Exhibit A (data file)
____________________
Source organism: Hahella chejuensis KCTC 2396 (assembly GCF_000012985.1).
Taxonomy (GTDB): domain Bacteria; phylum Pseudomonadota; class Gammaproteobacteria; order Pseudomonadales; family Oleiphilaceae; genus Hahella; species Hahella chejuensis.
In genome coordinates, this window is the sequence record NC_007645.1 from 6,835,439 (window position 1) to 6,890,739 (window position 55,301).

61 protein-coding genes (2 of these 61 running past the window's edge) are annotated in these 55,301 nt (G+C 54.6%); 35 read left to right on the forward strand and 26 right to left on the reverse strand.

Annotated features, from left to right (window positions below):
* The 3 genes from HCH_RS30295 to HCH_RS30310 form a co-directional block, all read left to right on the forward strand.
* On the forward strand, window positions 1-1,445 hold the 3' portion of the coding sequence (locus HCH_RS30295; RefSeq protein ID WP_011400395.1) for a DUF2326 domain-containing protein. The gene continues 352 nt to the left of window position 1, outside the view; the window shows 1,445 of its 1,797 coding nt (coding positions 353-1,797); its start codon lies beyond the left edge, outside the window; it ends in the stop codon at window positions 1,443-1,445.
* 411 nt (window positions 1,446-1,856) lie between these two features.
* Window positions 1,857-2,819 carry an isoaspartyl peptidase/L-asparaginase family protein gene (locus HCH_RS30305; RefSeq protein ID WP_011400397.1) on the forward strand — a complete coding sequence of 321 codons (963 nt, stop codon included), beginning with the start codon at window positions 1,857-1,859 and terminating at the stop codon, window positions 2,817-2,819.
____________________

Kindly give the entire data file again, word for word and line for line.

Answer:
Source organism: Hahella chejuensis KCTC 2396 (assembly GCF_000012985.1).
Taxonomy (GTDB): domain Bacteria; phylum Pseudomonadota; class Gammaproteobacteria; order Pseudomonadales; family Oleiphilaceae; genus Hahella; species Hahella chejuensis.
In genome coordinates, this window is the sequence record NC_007645.1 from 6,835,439 (window position 1) to 6,890,739 (window position 55,301).

61 protein-coding genes (2 of these 61 running past the window's edge) are annotated in these 55,301 nt (G+C 54.6%); 35 read left to right on the forward strand and 26 right to left on the reverse strand.

Annotated features, from left to right (window positions below):
* The 3 genes from HCH_RS30295 to HCH_RS30310 form a co-directional block, all read left to right on the forward strand.
* On the forward strand, window positions 1-1,445 hold the 3' portion of the coding sequence (locus HCH_RS30295; RefSeq protein ID WP_011400395.1) for a DUF2326 domain-containing protein. The gene continues 352 nt to the left of window position 1, outside the view; the window shows 1,445 of its 1,797 coding nt (coding positions 353-1,797); its start codon lies beyond the left edge, outside the window; it ends in the stop codon at window positions 1,443-1,445.
* 411 nt (window positions 1,446-1,856) lie between these two features.
* Window positions 1,857-2,819 carry an isoaspartyl peptidase/L-asparaginase family protein gene (locus HCH_RS30305; RefSeq protein ID WP_011400397.1) on the forward strand — a complete coding sequence of 321 codons (963 nt, stop codon included), beginning with the start codon at window positions 1,857-1,859 and terminating at the stop codon, window positions 2,817-2,819.